The commission-free online brokerage Robinhood faces several new class-action lawsuits brought by customers across the country this week, alleging the company prevented them from buying shares of GameStop Inc.
and other hot socks for nefarious reasons.
Legal experts tell MarketWatch, however, that plaintiffs will face an uphill battle seeking damages because there are good regulatory explanations for why the buy ban was initiated and because user agreements give the broker wide latitude to block sales and liquidate user accounts.
“The most pertinent facts are the real reasons why Robinhood halted the trading and the extent to which all investors were treated equally,” Jill Fisch, professor of business law at the University of Pennsylvania’s Carey Law School told MarketWatch.
For instance, in a lawsuit filed by Brendon Nelson of Massachusetts in federal court in New York alleges that “Robinhood is pulling securities like GME from its platform in order to slow growth and help benefit individuals and institutions who are not Robinhood customers but are Robinhood large institutional investors or potential investors.”
Read more: Some furious Robinhood traders are suing — but there’s potentially a big road block in their way to court
A second lawsuit filed by Josh Gossett and James LePlant Thursday night in federal court in California alleged that “Robinhood acted contrary to the interests of its clients and anointed itself as the overlord of the free market, opting to damage its clients in favor of its own financial interests and the interests of other market participants, many of whom had interests directly adverse to Robinhood’s clients.”
If this is in fact true, Fish said, that would be “problematic” and would raise the chances that such a lawsuit could succeed.
Robinhood co-founder Vladimir Tenev said on Twitter that the real reason it was forced to stop selling shares of GameStop and other stocks was regulatory.
Dan Awrey, professor of law and expert in financial regulation and market structure told MarketWatch that this explanation is plausible, given the extreme volatility of the stocks in question and the one-way direction of Robinhood users’ bets on those stocks.
The Depository Trust and Clearing Company and its subsidiaries operate as the single clearinghouse and depository through which all public stock trades are executed in the U.S. It is the institution that actually performs the exchange of stocks for cash, where securities are deposited for safekeeping as trades are being executed, and it enables instantaneous buying and selling of stocks even when the actual settlement of the trade takes twenty-four hours or more.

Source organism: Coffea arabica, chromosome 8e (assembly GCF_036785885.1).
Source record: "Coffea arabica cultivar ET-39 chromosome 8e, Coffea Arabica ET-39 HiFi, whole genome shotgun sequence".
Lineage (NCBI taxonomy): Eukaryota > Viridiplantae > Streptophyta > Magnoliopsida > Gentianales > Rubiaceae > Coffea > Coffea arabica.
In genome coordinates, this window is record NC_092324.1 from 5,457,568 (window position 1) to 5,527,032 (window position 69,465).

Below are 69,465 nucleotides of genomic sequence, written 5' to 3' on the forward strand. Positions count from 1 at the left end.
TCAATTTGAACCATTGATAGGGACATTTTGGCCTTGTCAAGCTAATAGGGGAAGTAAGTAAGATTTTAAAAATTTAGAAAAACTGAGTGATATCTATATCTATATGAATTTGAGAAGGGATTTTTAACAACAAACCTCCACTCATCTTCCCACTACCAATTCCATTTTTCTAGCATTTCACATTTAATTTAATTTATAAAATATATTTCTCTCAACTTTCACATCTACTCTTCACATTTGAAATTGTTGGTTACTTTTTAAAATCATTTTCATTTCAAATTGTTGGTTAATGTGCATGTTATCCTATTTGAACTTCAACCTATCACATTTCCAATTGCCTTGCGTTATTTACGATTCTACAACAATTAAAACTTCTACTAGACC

“The chances of a broker failing to perform its obligations to DTCC are relatively slim at this point, and if they have a balanced book of buys and sells in any given stock, the exposure of DTCC if they do fail is relatively small and in the normal course, collateral requirements reflect that ,” he said.
“But this wasn’t the normal course,” he added. “Robinhood had a huge open position, one-way, all buys and no sells of an extremely volatile stock,” and therefore Robinhood’s collateral requirements skyrocketed.
Reports indicate that Robinhood quickly raised $1 billion from existing investors in order to help meet these requirements, and it has therefore eased up some restrictions on the sale of GameStop shares and others.
This doesn’t mean that Robinhood, traders of GameStop stock or financial regulators are out of the woods. There have been widespread reports that Robinhood liquidated users holdings of hot stocks without their permission.
While the company has said that this is part of our “standard margin-related sellouts or options assignment procedures,” left unsaid is the fact that Robinhood users are automatically enrolled in a margin account that leads to users effectively borrowing from Robinhood to execute trades, and gives the firm latitude to liquidate their holdings without permission.
“I have no idea why regulators allowed this,” Awrey said. “That is an issue that’s at least as uncomfortable for Robinhood’s regulators as it is for Robinhood,” he added, arguing that the Financial Industry Regulatory Authority, the Federal Reserve, or the Securities and Exchange Commission could have restricted the “extremely unusual” practice and therefore saved many of its customers from the confusion and disillusionment that resulted from having their holdings automatically liquidated.
Robinhood did not respond to requests for comment.
The University of Pennsylvania’s Fisch said that ultimately, these issues are likely to be addressed by regulatory actions rather than private litigation, which could easily wind up in a private arbitration process.
“In the next couple days we’re likely to get some sort of regulatory response,” she said. “The regulatory intervention could be on the side of social media and this kind of trading, but it could also be aimed at Robinhood or other firms, and how they’re supposed to respond.”
View more information: https://www.marketwatch.com/story/lawsuits-see-conspiracy-in-robinhoods-gamestop-moves-but-experts-doubt-narrative-11611957398